In general, if you are a U.S. citizen or resident alien married to a nonresident alien, you are considered “Married Filing Separately” unless you qualify for a different filing status. If you pay more than half the cost of keeping up a home for yourself and a qualifying child or other relative, you may qualify for the head of household filing status.
If you are a U.S. citizen or resident alien married to a nonresident alien, you and your spouse can choose to have your spouse treated as a U.S. resident for all U.S. federal income tax purposes by making the §6013(g) election. This allows you and your spouse to file a joint return, but also subjects your nonresident alien spouse’s worldwide income to U.S. income tax. IRS Pub. 519, page 9, has information on how to make the election.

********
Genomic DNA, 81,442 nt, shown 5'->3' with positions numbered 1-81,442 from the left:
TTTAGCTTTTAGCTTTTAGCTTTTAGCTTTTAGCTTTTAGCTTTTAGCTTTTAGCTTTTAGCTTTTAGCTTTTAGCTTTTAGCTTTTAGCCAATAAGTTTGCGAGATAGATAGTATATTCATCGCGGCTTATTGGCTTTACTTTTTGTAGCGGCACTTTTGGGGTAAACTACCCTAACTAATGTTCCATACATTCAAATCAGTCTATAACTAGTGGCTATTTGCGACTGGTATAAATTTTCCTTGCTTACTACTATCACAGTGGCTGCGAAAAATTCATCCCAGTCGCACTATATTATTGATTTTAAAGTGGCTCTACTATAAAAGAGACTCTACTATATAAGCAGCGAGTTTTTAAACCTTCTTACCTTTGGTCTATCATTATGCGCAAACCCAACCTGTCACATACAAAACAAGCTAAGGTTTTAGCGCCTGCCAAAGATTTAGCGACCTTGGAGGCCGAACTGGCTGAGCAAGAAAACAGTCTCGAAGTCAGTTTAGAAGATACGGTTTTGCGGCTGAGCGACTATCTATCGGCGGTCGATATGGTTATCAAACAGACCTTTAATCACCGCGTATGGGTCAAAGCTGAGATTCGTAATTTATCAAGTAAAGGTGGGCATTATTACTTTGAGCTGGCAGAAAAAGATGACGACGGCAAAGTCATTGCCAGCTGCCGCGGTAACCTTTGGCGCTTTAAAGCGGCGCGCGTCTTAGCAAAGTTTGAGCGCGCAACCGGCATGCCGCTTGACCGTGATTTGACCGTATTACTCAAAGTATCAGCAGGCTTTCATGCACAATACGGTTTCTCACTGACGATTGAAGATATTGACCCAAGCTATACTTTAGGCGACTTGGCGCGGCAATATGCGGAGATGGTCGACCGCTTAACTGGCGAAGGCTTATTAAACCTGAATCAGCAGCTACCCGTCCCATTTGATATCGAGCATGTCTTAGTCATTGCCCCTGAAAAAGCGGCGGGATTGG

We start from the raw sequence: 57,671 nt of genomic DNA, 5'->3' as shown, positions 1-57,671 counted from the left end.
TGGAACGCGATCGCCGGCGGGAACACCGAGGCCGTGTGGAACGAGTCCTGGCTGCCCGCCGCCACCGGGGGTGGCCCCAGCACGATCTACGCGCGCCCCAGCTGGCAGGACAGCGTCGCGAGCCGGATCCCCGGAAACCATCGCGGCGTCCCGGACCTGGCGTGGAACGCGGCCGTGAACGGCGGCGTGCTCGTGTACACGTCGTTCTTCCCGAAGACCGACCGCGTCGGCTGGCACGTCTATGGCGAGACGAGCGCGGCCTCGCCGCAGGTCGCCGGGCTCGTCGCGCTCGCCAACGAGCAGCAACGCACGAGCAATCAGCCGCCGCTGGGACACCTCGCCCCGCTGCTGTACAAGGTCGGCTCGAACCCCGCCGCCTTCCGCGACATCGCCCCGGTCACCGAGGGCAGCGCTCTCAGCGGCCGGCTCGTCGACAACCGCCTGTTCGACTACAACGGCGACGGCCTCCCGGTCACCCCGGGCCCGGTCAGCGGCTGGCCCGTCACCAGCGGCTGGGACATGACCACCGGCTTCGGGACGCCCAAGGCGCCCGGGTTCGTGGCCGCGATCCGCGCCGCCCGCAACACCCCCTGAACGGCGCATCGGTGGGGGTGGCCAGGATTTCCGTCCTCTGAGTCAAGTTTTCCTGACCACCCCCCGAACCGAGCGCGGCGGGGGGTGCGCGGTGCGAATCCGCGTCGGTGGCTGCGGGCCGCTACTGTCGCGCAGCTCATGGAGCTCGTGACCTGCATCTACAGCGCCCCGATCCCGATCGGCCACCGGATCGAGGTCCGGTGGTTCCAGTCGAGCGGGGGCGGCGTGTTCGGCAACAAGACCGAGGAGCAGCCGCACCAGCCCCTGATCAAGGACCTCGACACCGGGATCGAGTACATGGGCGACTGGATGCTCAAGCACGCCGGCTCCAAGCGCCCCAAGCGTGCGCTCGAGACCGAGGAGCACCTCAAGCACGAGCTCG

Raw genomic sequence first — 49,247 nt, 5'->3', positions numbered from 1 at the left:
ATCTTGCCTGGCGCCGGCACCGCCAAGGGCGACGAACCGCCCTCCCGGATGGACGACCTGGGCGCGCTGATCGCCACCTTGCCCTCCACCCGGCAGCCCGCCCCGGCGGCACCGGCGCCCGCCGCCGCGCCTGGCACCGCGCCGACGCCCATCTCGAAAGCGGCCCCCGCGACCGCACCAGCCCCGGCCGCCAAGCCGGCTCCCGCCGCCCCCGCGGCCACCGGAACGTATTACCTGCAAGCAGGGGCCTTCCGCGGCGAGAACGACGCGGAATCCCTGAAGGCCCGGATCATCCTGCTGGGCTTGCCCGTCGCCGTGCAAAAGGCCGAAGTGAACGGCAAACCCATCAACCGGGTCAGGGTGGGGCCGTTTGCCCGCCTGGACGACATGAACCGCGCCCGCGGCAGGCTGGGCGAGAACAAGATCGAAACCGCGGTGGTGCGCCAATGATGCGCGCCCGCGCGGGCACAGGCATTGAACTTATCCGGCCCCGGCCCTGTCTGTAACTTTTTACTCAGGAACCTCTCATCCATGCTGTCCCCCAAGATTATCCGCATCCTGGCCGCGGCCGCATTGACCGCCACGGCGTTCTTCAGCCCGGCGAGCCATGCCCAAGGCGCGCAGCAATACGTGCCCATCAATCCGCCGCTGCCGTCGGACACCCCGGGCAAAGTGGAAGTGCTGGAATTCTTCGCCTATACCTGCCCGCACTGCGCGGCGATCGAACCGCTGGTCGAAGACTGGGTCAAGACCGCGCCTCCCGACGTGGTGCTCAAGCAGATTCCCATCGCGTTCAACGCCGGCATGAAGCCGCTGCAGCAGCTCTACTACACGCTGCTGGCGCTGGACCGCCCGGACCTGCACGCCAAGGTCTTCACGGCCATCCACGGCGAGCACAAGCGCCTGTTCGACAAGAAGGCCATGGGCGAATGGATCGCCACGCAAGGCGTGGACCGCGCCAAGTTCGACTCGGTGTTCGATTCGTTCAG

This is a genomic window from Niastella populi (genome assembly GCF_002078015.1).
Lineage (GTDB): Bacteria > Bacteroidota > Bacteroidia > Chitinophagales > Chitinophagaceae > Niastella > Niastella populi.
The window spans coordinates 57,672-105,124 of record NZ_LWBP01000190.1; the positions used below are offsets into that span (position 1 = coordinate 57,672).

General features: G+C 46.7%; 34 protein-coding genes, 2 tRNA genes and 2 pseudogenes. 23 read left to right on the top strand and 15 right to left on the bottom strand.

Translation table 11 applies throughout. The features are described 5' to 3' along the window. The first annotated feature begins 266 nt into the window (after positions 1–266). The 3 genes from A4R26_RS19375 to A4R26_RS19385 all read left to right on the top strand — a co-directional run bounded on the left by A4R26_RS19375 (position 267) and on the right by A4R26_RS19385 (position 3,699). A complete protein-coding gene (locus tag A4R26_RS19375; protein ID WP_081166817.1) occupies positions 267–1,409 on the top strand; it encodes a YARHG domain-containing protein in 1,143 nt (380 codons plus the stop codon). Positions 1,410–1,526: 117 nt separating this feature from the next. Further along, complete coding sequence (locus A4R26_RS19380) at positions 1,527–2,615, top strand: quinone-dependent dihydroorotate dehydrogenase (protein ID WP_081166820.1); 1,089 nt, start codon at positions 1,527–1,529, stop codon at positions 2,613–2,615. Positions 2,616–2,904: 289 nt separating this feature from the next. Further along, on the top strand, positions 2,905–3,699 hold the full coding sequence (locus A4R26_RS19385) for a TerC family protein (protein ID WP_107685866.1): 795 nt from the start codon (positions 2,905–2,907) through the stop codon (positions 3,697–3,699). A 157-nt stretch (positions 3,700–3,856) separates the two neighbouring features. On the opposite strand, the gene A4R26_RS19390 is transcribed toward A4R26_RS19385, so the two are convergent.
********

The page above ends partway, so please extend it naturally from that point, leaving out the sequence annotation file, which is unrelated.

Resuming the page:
If you file a joint return, you can claim an exemption for your nonresident alien spouse. If you do not file a joint return, you can claim an exemption for your nonresident alien spouse only if your spouse has no income from sources within the United States and is not the dependent of another U.S. taxpayer.